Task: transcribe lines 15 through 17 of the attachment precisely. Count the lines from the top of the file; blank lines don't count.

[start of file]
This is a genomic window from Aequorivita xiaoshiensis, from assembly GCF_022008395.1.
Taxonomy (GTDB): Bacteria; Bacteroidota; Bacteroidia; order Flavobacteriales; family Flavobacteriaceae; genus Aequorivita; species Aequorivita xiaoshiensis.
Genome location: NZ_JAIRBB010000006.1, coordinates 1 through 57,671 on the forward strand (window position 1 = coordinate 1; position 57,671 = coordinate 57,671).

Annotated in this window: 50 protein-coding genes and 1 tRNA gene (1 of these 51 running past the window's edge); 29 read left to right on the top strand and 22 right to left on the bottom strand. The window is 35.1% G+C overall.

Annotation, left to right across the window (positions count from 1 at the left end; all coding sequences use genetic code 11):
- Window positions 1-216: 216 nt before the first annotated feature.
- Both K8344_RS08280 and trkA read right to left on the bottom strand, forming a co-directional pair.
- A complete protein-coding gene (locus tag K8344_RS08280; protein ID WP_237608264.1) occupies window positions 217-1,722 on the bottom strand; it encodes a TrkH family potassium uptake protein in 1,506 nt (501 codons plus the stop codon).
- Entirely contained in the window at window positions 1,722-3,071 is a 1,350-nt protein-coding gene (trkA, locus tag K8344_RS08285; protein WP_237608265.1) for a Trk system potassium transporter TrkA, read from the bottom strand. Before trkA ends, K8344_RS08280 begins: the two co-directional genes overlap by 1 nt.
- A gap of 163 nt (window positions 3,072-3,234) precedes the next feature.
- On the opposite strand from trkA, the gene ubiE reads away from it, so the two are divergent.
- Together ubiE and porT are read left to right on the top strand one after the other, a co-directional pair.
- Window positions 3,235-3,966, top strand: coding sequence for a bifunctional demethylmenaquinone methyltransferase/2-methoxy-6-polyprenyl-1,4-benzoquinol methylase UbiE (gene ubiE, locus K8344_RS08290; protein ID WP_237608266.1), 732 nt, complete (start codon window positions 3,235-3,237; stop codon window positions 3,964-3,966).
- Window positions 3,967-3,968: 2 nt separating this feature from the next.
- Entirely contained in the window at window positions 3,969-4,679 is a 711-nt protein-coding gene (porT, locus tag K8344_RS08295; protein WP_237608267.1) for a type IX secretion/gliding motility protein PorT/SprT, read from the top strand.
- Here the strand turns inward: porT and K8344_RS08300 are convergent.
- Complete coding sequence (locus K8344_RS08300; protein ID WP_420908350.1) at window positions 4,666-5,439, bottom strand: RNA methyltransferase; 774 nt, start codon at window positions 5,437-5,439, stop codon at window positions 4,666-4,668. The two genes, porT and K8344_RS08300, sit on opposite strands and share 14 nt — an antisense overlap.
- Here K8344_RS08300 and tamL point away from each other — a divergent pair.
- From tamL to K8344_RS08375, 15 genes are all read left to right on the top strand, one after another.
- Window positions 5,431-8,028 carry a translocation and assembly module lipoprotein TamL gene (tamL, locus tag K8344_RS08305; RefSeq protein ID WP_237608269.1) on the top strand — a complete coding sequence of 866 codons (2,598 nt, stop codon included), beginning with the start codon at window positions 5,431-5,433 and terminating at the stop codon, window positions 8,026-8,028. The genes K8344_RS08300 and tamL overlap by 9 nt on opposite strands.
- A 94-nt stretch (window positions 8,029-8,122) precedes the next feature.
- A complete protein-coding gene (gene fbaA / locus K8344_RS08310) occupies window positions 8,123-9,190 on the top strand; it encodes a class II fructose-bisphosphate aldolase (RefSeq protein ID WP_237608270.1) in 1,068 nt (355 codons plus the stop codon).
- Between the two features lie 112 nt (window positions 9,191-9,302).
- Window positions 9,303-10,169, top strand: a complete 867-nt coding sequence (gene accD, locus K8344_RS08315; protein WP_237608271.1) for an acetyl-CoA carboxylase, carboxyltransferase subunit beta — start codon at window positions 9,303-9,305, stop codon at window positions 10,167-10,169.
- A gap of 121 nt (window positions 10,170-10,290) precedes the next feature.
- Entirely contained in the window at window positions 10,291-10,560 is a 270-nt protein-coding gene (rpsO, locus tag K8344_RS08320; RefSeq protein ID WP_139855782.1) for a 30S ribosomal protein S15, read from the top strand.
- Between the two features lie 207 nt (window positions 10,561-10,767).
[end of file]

- Entirely contained in the window at window positions 3,969-4,679 is a 711-nt protein-coding gene (porT, locus tag K8344_RS08295; protein WP_237608267.1) for a type IX secretion/gliding motility protein PorT/SprT, read from the top strand.
- Here the strand turns inward: porT and K8344_RS08300 are convergent.
- Complete coding sequence (locus K8344_RS08300; protein ID WP_420908350.1) at window positions 4,666-5,439, bottom strand: RNA methyltransferase; 774 nt, start codon at window positions 5,437-5,439, stop codon at window positions 4,666-4,668. The two genes, porT and K8344_RS08300, sit on opposite strands and share 14 nt — an antisense overlap.